Marvy Le Pens are fairly cheap, I think each pen cost under $2, and the construction reflects that. Le Pens have a plastic nib, and feel light in the hand, especially when compared to more substantial pens. The Marvy website doesn't specifically recommend these pens for drawing or sketching, so I can't penalize them for not holding up against technical pens like Sakura Microns or Copic Multiliners. These pens are perfectly fine for writing and doodling, and have decent ink flow.
As you can see, the nib is pretty tiny. When inking over non photo blue lead, the ink picks up a bit of the lead, but not enough to cause staining. You can still see the lead beneath the inks, but it's not unattractive. Inking over graphite might permanently damage the nib, however.
I gotta be honest, I don't get how people can do dynamic lineart with technical and finepoint pens- it's so labor intensive and there are often better options available. When it comes to colored lineart, the Marvy LePen selection is pretty extensive with 18 colors to choose from including a pink so hot it doesn't photograph properly (it looks downright neon in these photos!) I don't know how well Le Pens scan or reproduce, however, so what you see in these photos may not represent what they're capable of.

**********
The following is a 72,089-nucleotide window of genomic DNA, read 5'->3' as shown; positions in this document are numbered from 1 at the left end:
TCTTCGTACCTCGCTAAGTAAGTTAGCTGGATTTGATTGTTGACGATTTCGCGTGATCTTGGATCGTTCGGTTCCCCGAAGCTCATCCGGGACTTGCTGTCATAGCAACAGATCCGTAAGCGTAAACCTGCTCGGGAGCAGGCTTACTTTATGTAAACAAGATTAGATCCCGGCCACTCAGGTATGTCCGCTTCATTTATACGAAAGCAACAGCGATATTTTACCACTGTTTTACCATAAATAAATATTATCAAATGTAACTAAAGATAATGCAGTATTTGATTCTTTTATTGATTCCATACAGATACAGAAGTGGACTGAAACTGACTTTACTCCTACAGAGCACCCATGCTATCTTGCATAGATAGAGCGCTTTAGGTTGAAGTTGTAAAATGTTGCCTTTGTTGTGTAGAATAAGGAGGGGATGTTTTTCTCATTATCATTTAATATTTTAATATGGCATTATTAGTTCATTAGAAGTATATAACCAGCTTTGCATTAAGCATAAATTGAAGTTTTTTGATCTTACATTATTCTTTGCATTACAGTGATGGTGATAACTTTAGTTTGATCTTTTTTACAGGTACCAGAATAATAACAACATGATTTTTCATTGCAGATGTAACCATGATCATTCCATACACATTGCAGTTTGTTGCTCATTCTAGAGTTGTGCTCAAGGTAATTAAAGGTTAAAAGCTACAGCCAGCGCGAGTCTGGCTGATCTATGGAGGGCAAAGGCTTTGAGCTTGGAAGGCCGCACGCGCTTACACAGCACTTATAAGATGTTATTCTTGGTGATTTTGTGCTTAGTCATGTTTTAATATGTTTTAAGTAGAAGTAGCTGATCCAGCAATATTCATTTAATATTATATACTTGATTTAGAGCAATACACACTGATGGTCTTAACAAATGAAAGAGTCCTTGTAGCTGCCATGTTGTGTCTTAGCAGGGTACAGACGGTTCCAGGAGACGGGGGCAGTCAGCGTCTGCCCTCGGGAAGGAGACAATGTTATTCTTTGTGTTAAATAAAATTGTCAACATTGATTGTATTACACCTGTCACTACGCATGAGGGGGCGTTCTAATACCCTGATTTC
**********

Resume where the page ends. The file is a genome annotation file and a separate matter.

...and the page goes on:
Marvy Le Pens play decently well with Signo white gel pens, and aren't a bad pick if you're looking to add a little pop of color to your work.
Fude Pen Test
If you immediately try to color with the Le Pens, they'll smear the fude, but if you wait a couple days, they're fude-safe, making them a good choice to add small pops of color to your sketches.
If you already like inking with technical pens, Marvy LePens are a fun addition to your inking arsenal. If you're like me, and vastly prefer the flexibility of fude pens, Marvy Le Pens make great writing tools, fine doodling tools, but aren't really a viable option for sketching. They come in a wide range of fun, bright colors, and are a fantastic way to liven up your planners and notebooks.